This post will offer no condemnation of witches or wizards. I’ve had fun at costume parties, and I have more than one happy childhood memory of trick-or-treating around my neighborhood. Still, I know that this holiday poses some interesting questions for Christians.
It’s worth pointing out that when I was a child, in the 1970’s, this holiday was different. I don't remember being able to buy costumes at a store; we assembled them out of what was on hand, usually our parents' clothes and make up and whatever we could construct (or what our mothers might sew). Now Halloween is the second largest holiday in terms of what we spend on it, second only to Christmas. Candy, costumes, decorations, pumpkins: when you total what you spend on this holiday, you might be shocked.
Those of us with a social justice conscience must ask ourselves if this is the best use of our money. Even if you celebrate simply, you’ll likely spend a bundle on candy to give out to trick-or-treaters. In a year when we’re seeing one of the worst humanitarian crises in a century, as Syrian refugees and others fleeing the Middle East wash up on Europe's shores, we must ask if it’s ethical to spend our money this way. And the planet cannot afford too many more years of excess, whether it be candy wrappers or plastic/polyester (petroleum based, after all) costumes from stores.
There are ways to soothe that social justice concern. We could keep track of our spending and in November, we could send a donation that matches or exceeds our Halloween costs to an agency that tries to alleviate suffering, like Lutheran World Relief or ELCA World Hunger. We could make our decorations: instead of buying strings of orange lights that come from China, we could buy pumpkins from the local church that uses the pumpkin patch to fund education programs, and we could support local farmers when we buy mums which last until the poinsettias make an appearance. For that matter, we could decide to make our costumes instead of paying top dollar for flimsy costumes from the store.
We could spend some time thinking about those costumes and the human desire to transform ourselves into someone else. If we want to inject some deeper thought into our holiday, we could ask ourselves about the deeper meaning behind our costumes, if there is one. If we want to take a theological turn, we could spend some time considering the way we’d like to be transformed, and the promises of transformation that our triune God has made to humanity and all of creation.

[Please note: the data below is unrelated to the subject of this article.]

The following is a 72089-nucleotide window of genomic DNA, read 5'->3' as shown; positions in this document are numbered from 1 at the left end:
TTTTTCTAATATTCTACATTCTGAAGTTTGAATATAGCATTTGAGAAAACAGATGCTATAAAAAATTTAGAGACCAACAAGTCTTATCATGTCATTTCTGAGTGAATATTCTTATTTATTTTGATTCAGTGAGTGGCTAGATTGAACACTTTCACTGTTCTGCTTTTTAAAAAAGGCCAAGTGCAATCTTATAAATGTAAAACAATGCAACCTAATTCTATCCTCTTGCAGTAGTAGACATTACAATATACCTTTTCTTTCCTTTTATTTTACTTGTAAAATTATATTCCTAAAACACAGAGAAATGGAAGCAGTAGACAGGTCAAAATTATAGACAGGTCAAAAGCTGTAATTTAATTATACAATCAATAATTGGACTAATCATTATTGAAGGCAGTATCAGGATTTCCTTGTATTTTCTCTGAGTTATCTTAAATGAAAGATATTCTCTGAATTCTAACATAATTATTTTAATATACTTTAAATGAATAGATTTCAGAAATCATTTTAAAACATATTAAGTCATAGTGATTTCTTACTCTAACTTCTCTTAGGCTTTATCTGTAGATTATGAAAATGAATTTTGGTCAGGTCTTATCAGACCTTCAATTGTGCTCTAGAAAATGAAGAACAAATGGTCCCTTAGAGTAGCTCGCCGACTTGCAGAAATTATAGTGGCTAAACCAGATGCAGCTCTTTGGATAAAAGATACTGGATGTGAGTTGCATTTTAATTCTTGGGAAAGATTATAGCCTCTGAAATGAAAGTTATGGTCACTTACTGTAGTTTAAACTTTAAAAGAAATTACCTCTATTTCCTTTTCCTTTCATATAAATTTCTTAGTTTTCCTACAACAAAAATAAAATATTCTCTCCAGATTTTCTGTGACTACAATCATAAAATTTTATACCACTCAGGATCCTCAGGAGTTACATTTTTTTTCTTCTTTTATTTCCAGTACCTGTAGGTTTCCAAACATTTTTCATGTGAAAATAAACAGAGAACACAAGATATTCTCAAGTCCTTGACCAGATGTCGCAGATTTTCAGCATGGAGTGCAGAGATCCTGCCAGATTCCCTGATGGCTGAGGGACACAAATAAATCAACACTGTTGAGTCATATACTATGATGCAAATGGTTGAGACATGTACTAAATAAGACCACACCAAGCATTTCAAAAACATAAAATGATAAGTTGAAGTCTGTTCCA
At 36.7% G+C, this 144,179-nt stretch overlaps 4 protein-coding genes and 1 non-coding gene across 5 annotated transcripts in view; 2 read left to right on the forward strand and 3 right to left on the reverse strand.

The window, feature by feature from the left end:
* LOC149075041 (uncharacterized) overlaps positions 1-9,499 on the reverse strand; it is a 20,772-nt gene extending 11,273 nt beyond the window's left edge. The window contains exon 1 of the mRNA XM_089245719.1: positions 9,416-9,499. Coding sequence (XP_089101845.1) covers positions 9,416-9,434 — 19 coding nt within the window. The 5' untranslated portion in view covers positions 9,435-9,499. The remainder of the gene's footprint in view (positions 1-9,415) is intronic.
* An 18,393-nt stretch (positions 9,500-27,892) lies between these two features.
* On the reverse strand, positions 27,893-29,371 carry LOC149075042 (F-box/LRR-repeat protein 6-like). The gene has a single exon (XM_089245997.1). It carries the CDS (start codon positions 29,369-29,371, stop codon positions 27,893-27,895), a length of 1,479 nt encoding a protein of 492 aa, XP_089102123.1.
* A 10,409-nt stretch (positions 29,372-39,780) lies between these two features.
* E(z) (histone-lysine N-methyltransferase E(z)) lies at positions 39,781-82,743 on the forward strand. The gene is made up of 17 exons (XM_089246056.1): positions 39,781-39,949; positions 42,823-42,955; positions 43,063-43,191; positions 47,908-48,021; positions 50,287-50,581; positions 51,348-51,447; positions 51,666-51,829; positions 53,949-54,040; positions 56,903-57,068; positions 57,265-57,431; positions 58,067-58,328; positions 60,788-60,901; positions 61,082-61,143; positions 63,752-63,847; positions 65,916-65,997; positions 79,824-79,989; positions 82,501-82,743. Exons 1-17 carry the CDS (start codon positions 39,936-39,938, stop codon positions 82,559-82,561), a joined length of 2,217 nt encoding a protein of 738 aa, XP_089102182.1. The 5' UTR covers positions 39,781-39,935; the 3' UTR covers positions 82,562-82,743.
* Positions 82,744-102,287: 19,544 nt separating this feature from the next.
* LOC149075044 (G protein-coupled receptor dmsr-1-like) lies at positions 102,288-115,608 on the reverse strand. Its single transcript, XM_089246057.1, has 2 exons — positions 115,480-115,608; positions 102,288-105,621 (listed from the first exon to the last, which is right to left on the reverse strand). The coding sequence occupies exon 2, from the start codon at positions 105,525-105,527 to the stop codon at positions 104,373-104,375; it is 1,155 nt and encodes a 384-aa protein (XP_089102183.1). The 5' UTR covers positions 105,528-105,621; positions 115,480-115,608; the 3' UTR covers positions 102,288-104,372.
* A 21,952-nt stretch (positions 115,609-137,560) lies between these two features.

We could also think of Halloween themes and the yearnings of our human hearts. Why are we so in love with vampires right now? Do we long for eternal life? What differences in the eternal life scenario are offered by vampires and by Christ? Or what do zombies tell us about our culture? (for more on vampires and zombies and the Church, see this post by David Williams) If we choose a superhero costume, what do we long for: flight, strength, invisibility, cool gadgets? Do we want transformation for ourselves or are we hoping for a savior? Again, we might think about the salvation narratives offered by superhero tales and that of our own Christian tradition.
Halloween also offers an interesting opportunity to think about the issues of good and evil. So many Halloween narratives essentially boil down to a good versus evil theme. How do these themes mesh with Christian narratives?
And it’s important to remember that Halloween emerged from its pagan roots as a natural bridge to All Saints Day (November 1) and All Souls Day (Nov. 2). More on those holidays tomorrow.
So, as a Christian with a conscience, I'd wish us all a happy Halloween. May we discover what haunts us and be blessed with a waking dream of how to banish the ghouls that prevent us from the life that God would want us to have.
pause for silent prayer
6 months ago